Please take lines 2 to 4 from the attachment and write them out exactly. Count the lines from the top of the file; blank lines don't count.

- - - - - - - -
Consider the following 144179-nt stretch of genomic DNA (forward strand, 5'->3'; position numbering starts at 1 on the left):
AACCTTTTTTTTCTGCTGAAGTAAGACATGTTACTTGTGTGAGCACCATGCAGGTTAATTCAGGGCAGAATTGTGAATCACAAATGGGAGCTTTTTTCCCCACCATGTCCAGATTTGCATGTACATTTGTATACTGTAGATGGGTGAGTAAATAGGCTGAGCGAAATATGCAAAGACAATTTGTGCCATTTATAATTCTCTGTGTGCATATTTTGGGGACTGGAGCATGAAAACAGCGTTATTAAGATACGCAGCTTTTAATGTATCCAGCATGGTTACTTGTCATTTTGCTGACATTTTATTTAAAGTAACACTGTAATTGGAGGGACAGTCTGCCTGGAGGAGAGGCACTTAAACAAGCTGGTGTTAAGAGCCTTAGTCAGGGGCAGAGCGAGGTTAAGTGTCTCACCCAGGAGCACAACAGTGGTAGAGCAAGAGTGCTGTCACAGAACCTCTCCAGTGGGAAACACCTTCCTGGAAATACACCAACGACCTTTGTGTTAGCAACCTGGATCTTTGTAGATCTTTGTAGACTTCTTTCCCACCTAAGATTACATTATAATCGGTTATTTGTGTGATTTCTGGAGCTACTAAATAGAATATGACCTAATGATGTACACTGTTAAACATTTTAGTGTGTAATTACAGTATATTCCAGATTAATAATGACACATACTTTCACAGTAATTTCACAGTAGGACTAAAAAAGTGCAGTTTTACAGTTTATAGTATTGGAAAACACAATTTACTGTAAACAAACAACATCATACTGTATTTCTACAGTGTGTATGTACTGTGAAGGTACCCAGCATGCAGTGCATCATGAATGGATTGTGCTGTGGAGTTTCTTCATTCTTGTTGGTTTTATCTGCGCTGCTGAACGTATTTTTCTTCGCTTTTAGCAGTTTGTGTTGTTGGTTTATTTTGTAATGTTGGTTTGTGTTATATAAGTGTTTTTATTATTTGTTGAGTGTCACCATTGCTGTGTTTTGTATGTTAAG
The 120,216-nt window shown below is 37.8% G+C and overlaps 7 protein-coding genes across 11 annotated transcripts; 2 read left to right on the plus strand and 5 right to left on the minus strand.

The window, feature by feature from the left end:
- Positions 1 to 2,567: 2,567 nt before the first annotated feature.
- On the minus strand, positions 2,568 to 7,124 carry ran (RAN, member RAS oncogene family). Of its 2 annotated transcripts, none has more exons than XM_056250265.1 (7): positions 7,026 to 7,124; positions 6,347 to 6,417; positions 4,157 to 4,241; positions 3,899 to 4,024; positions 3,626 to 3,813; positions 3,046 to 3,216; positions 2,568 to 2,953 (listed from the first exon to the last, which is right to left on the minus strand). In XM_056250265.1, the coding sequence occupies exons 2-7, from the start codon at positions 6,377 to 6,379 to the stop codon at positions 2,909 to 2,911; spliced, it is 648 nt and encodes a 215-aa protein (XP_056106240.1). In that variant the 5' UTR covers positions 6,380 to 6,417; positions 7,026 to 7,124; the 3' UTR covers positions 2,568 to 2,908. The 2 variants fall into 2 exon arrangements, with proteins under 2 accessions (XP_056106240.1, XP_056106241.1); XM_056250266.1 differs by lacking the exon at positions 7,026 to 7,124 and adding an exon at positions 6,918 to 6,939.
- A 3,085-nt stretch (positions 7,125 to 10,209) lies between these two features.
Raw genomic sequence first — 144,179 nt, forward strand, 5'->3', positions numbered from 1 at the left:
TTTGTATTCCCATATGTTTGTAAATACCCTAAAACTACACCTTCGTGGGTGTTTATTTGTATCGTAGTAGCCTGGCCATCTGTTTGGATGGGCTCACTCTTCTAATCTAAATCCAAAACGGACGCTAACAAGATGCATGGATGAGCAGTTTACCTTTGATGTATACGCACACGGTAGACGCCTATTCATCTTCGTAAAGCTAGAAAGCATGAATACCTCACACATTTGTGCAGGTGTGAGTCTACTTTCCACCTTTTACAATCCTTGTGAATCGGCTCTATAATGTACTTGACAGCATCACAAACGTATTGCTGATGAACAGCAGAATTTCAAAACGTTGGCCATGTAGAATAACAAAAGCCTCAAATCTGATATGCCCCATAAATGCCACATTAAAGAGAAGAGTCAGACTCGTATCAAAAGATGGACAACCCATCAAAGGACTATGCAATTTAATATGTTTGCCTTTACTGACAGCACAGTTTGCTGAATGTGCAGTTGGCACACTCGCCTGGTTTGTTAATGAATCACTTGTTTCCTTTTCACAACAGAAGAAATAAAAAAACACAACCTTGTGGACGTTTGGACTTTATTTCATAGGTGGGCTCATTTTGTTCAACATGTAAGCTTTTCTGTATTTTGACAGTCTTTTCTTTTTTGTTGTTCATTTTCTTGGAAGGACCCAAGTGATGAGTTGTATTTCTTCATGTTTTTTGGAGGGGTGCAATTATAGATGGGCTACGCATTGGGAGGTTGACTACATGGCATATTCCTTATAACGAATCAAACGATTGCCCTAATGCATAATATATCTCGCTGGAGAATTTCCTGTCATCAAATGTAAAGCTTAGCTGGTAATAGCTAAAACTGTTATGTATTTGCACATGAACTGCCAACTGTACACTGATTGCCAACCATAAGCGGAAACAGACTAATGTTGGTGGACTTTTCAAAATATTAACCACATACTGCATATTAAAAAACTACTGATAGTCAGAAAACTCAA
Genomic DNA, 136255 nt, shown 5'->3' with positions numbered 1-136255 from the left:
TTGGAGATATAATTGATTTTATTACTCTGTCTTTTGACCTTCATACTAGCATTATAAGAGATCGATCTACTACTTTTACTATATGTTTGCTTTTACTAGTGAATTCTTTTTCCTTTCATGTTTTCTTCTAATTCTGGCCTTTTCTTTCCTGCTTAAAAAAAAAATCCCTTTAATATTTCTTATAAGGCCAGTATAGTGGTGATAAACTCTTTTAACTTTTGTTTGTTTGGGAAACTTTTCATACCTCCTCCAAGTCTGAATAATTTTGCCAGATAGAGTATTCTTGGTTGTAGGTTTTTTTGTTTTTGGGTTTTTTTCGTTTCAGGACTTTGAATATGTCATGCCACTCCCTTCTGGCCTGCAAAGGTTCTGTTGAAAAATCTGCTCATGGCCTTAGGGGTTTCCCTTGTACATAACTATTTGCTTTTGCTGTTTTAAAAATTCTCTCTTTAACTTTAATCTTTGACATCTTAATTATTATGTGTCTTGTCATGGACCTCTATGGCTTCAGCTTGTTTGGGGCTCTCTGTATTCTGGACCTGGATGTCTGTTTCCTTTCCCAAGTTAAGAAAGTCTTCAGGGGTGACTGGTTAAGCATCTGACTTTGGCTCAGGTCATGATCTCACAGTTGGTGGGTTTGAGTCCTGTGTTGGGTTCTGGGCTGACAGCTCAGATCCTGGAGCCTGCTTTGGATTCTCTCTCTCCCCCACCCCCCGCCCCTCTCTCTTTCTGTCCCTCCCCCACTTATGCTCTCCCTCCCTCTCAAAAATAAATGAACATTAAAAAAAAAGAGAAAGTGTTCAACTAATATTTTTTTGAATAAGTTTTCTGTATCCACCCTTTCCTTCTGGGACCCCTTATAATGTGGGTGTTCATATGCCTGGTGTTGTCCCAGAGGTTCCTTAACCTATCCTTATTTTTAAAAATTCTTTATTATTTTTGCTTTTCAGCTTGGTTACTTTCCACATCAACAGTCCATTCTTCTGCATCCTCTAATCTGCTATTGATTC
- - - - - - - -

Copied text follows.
AACCTTTTTTTTCTGCTGAAGTAAGACATGTTACTTGTGTGAGCACCATGCAGGTTAATTCAGGGCAGAATTGTGAATCACAAATGGGAGCTTTTTTCCCCACCATGTCCAGATTTGCATGTACATTTGTATACTGTAGATGGGTGAGTAAATAGGCTGAGCGAAATATGCAAAGACAATTTGTGCCATTTATAATTCTCTGTGTGCATATTTTGGGGACTGGAGCATGAAAACAGCGTTATTAAGATACGCAGCTTTTAATGTATCCAGCATGGTTACTTGTCATTTTGCTGACATTTTATTTAAAGTAACACTGTAATTGGAGGGACAGTCTGCCTGGAGGAGAGGCACTTAAACAAGCTGGTGTTAAGAGCCTTAGTCAGGGGCAGAGCGAGGTTAAGTGTCTCACCCAGGAGCACAACAGTGGTAGAGCAAGAGTGCTGTCACAGAACCTCTCCAGTGGGAAACACCTTCCTGGAAATACACCAACGACCTTTGTGTTAGCAACCTGGATCTTTGTAGATCTTTGTAGACTTCTTTCCCACCTAAGATTACATTATAATCGGTTATTTGTGTGATTTCTGGAGCTACTAAATAGAATATGACCTAATGATGTACACTGTTAAACATTTTAGTGTGTAATTACAGTATATTCCAGATTAATAATGACACATACTTTCACAGTAATTTCACAGTAGGACTAAAAAAGTGCAGTTTTACAGTTTATAGTATTGGAAAACACAATTTACTGTAAACAAACAACATCATACTGTATTTCTACAGTGTGTATGTACTGTGAAGGTACCCAGCATGCAGTGCATCATGAATGGATTGTGCTGTGGAGTTTCTTCATTCTTGTTGGTTTTATCTGCGCTGCTGAACGTATTTTTCTTCGCTTTTAGCAGTTTGTGTTGTTGGTTTATTTTGTAATGTTGGTTTGTGTTATATAAGTGTTTTTATTATTTGTTGAGTGTCACCATTGCTGTGTTTTGTATGTTAAG
The 120,216-nt window shown below is 37.8% G+C and overlaps 7 protein-coding genes across 11 annotated transcripts; 2 read left to right on the plus strand and 5 right to left on the minus strand.

The window, feature by feature from the left end: